Bahrain’s Justice Minister Shaikh Khaled Bin Ali Al Khalifa on Tuesday said 47 doctors and nurses will be charged with acting against the state in military court, Gulf News reports.
At a press conference on Tuesday, Al Khalifa read the charges against the 23 doctors and the 24 nurses, which include "promoting efforts to bring down the government" and "harming the public by spreading false news."
During the protests that exploded in Bahrain in mid-February, medical personal asserted professional ethics obligated them to treat anyone needing their services and strongly rejected claims by authorities that treating anti-government protesters was akin to supporting their cause.
International rights groups say Bahrain is targeting medical professionals who treated injured demonstrators at the state-run Salmaniya medical center. After Bahrain's military took over the Salmaniya hospital in March, doctors and patients said soldiers and police had conducted interrogations and detentions inside the complex.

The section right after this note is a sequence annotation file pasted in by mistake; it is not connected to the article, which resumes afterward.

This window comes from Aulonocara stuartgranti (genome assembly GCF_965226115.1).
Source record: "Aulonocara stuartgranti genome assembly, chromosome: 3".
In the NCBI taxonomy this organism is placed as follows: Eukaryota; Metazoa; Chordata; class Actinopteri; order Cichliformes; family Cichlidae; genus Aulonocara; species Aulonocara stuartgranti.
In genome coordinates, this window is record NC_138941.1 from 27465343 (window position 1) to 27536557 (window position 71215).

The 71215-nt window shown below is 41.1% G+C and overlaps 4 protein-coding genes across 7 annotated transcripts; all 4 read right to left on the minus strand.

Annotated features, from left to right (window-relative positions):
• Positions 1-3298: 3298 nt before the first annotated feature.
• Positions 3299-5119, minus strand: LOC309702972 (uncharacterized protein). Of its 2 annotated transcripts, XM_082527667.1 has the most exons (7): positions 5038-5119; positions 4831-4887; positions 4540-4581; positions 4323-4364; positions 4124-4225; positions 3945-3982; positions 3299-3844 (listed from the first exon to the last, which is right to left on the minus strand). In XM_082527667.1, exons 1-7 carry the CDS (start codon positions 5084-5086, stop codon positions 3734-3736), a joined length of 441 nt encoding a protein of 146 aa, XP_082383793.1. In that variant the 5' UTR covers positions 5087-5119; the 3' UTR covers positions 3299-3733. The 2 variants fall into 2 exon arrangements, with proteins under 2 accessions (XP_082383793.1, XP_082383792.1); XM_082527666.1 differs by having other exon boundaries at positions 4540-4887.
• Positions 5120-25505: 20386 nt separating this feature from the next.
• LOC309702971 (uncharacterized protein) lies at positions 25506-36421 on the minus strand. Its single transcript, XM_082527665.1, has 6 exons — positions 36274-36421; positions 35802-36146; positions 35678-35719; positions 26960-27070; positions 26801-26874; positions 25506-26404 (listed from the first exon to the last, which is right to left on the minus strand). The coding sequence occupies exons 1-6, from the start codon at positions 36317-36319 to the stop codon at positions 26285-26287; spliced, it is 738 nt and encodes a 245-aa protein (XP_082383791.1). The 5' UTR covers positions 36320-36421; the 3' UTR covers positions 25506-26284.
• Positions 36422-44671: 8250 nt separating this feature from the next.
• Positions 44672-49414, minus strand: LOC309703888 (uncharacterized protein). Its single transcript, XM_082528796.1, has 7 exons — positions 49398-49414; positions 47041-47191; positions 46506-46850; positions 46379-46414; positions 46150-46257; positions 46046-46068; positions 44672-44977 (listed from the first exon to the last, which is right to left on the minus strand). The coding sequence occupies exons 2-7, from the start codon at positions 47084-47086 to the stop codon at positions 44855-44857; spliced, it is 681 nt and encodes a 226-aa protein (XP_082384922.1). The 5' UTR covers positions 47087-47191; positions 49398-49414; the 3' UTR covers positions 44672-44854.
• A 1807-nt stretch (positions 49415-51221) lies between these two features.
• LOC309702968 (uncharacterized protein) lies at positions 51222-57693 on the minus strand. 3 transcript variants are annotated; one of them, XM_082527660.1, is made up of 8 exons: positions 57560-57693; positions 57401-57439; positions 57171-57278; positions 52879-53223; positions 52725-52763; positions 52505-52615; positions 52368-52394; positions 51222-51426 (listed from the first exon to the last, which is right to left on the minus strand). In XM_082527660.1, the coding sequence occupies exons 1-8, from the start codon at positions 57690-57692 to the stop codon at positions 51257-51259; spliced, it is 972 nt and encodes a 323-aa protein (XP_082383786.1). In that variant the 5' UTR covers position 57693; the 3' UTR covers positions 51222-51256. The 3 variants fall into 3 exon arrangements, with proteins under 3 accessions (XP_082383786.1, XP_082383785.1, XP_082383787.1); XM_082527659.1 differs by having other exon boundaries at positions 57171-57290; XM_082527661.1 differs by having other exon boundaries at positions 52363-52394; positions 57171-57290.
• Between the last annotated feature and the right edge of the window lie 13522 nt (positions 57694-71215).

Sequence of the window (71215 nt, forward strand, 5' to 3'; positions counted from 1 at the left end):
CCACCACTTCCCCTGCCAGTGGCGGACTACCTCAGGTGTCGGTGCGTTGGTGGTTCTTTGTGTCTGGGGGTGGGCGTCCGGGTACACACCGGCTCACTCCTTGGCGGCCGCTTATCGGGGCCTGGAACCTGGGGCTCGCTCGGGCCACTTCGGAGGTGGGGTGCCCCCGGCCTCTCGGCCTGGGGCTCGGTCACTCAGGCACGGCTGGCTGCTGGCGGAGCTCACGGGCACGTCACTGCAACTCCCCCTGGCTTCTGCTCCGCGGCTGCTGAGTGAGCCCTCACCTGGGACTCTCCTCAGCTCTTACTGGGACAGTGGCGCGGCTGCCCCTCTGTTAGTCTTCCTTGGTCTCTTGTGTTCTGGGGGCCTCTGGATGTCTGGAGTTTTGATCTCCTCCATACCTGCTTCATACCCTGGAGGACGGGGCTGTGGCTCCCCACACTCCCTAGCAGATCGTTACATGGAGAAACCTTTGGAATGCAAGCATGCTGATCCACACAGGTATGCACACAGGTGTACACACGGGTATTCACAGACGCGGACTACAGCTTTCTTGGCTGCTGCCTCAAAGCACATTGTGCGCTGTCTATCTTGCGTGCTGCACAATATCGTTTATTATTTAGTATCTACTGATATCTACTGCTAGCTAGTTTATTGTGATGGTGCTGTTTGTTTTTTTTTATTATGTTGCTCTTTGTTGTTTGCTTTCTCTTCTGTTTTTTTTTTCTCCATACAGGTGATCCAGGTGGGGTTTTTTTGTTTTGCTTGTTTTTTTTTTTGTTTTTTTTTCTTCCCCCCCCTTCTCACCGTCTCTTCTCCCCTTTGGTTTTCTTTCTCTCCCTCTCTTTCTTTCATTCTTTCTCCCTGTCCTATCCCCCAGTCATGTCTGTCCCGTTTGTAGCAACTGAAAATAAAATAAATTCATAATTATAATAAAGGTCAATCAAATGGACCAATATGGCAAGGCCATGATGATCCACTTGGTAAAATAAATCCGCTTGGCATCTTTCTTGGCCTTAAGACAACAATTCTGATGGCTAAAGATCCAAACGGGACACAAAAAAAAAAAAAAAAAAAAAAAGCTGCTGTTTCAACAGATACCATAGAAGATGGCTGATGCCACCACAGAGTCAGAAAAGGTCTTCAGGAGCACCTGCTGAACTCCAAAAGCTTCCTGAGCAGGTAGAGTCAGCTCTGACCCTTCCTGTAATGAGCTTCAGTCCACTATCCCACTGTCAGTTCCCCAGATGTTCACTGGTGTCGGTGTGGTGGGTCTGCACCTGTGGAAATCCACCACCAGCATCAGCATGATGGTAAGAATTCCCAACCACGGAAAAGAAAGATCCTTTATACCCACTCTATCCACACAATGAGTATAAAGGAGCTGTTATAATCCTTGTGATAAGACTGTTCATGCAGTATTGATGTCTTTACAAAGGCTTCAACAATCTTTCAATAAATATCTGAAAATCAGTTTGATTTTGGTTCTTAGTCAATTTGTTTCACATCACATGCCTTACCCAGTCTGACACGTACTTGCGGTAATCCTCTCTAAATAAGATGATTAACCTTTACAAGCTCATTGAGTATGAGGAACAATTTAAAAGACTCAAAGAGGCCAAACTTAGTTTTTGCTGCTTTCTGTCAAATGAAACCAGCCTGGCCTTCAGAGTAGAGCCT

US-based Physicians for Human Rights reported last month that at least 32 health care professionals have been detained since Bahrain declared martial law. The report detailed attacks on physicians, medical staff and patients "with weapons, beatings and tear gas."
At least 30 people have died since the protests in Bahrain began in mid February.
Bahrain's parliament has urged the government to extend the emergency laws currently in place for the sake of "security and stability."